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A Guide to the UEFA Women’s Euros

Introduction to the UEFA Women’s Euros

The Women's Euros are hosted every four years by UEFA and feature the best European women's football teams. The tournament is hosted in various venues around Europe and has an ever increasing number of attendees. The UEFA Women's Euro 2022 is set break attendance records with over 270,000 tickets requested from 118 countries in the public ballot window. Of the 700,000 tickets available, the tournament looks set to sell the majority, which is great progress for women's football everywhere in the world.

The tournament was launched in 1984, though there were two unofficial tournaments held in 1969 and in 1979. The inaugural tournament was won by the Swedish women's football team. Initially the tournaments were played between four teams, this was expanded in 1997 to feature 8 teams. In 2009 the competition was expanded again to feature 12 times and since 2017 it has featured 16 different teams. The tournament has been hosted by 8 countries including Norway, Germany, Denmark, Italy, Sweden, England, Finland and the Netherlands.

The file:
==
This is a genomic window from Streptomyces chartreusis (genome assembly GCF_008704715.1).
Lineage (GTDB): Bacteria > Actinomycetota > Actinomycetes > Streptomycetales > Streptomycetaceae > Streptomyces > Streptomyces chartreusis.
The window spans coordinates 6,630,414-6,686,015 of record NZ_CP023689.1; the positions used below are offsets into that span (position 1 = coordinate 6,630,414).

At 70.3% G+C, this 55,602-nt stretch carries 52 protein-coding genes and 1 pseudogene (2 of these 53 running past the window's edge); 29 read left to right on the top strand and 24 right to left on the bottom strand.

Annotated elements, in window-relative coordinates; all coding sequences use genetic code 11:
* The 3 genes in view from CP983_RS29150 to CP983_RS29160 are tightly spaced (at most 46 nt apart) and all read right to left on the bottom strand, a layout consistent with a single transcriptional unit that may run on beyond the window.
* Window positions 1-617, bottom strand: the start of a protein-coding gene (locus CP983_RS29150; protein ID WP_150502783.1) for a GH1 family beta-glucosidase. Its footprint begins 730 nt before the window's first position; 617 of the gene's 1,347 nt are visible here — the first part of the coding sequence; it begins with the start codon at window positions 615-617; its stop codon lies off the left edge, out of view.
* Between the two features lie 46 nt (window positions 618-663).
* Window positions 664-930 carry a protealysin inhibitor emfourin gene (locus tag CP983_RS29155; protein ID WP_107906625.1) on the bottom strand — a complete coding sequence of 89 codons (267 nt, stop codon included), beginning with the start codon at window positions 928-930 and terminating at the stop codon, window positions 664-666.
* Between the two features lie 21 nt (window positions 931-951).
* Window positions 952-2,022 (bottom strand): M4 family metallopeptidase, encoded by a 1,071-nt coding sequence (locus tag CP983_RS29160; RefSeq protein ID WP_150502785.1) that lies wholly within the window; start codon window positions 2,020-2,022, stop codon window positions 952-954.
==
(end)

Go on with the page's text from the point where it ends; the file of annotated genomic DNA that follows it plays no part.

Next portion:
The 2022 Women's Euros will be held in England, with venues in Brighton & Hove, London, Manchester, Milton Keynes, Rotherham, Sheffield, Southampton, Trafford, and Wigan & Leigh. It will be the second time that England has hosted the competition, and the finals will be held in Wembley Stadium, the biggest football stadium in the country.

The Structure of the Tournament

There are 48 UEFA nations that can qualify for the competition proper. The host nation always secures an automatic berth, but the other teams must play in qualification rounds to reach the finals. The 47 teams are drawn into 2 groups of six teams and 7 groups of five teams, to make 9 groups altogether. Here they play in a double robin round against the other teams in the group, once home and once away. The 9 group winners and 3 best runners up qualify for the finals, whilst the other 6 runners up proceed to the playoffs. The 6 teams are paired and then they play a two legged match to determine which 3 teams will join the other 12 teams (plus the host nation) to make the 16 teams that make up the competition proper.